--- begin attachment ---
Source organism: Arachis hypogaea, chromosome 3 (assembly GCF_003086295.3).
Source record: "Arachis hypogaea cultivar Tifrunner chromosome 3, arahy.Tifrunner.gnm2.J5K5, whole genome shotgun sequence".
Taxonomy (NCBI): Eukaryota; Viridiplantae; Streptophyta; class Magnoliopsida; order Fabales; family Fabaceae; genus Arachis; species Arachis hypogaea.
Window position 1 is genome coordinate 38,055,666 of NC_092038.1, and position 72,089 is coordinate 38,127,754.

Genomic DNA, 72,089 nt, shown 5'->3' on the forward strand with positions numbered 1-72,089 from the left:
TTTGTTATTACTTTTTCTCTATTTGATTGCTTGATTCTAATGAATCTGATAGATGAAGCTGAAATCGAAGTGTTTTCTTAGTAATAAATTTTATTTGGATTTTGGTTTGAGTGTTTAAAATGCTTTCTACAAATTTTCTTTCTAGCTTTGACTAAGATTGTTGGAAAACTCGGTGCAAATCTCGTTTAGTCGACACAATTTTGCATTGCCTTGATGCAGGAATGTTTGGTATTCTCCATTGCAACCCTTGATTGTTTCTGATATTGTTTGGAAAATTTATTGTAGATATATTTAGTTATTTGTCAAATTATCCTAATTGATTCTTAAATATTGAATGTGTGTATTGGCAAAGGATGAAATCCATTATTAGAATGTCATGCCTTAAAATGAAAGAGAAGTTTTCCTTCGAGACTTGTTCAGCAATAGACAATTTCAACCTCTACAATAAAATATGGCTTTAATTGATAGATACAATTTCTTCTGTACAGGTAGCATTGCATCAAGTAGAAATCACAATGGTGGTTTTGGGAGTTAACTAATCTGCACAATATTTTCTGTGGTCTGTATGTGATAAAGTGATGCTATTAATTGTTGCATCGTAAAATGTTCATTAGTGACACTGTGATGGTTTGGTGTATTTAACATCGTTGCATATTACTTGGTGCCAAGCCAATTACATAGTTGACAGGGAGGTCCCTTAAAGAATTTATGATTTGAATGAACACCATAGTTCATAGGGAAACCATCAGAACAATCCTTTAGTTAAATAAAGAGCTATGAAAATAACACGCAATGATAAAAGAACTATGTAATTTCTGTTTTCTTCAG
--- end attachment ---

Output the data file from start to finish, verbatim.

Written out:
Source organism: Arachis hypogaea, chromosome 3 (assembly GCF_003086295.3).
Source record: "Arachis hypogaea cultivar Tifrunner chromosome 3, arahy.Tifrunner.gnm2.J5K5, whole genome shotgun sequence".
Taxonomy (NCBI): Eukaryota; Viridiplantae; Streptophyta; class Magnoliopsida; order Fabales; family Fabaceae; genus Arachis; species Arachis hypogaea.
Window position 1 is genome coordinate 38,055,666 of NC_092038.1, and position 72,089 is coordinate 38,127,754.

Genomic DNA, 72,089 nt, shown 5'->3' on the forward strand with positions numbered 1-72,089 from the left:
TTTGTTATTACTTTTTCTCTATTTGATTGCTTGATTCTAATGAATCTGATAGATGAAGCTGAAATCGAAGTGTTTTCTTAGTAATAAATTTTATTTGGATTTTGGTTTGAGTGTTTAAAATGCTTTCTACAAATTTTCTTTCTAGCTTTGACTAAGATTGTTGGAAAACTCGGTGCAAATCTCGTTTAGTCGACACAATTTTGCATTGCCTTGATGCAGGAATGTTTGGTATTCTCCATTGCAACCCTTGATTGTTTCTGATATTGTTTGGAAAATTTATTGTAGATATATTTAGTTATTTGTCAAATTATCCTAATTGATTCTTAAATATTGAATGTGTGTATTGGCAAAGGATGAAATCCATTATTAGAATGTCATGCCTTAAAATGAAAGAGAAGTTTTCCTTCGAGACTTGTTCAGCAATAGACAATTTCAACCTCTACAATAAAATATGGCTTTAATTGATAGATACAATTTCTTCTGTACAGGTAGCATTGCATCAAGTAGAAATCACAATGGTGGTTTTGGGAGTTAACTAATCTGCACAATATTTTCTGTGGTCTGTATGTGATAAAGTGATGCTATTAATTGTTGCATCGTAAAATGTTCATTAGTGACACTGTGATGGTTTGGTGTATTTAACATCGTTGCATATTACTTGGTGCCAAGCCAATTACATAGTTGACAGGGAGGTCCCTTAAAGAATTTATGATTTGAATGAACACCATAGTTCATAGGGAAACCATCAGAACAATCCTTTAGTTAAATAAAGAGCTATGAAAATAACACGCAATGATAAAAGAACTATGTAATTTCTGTTTTCTTCAG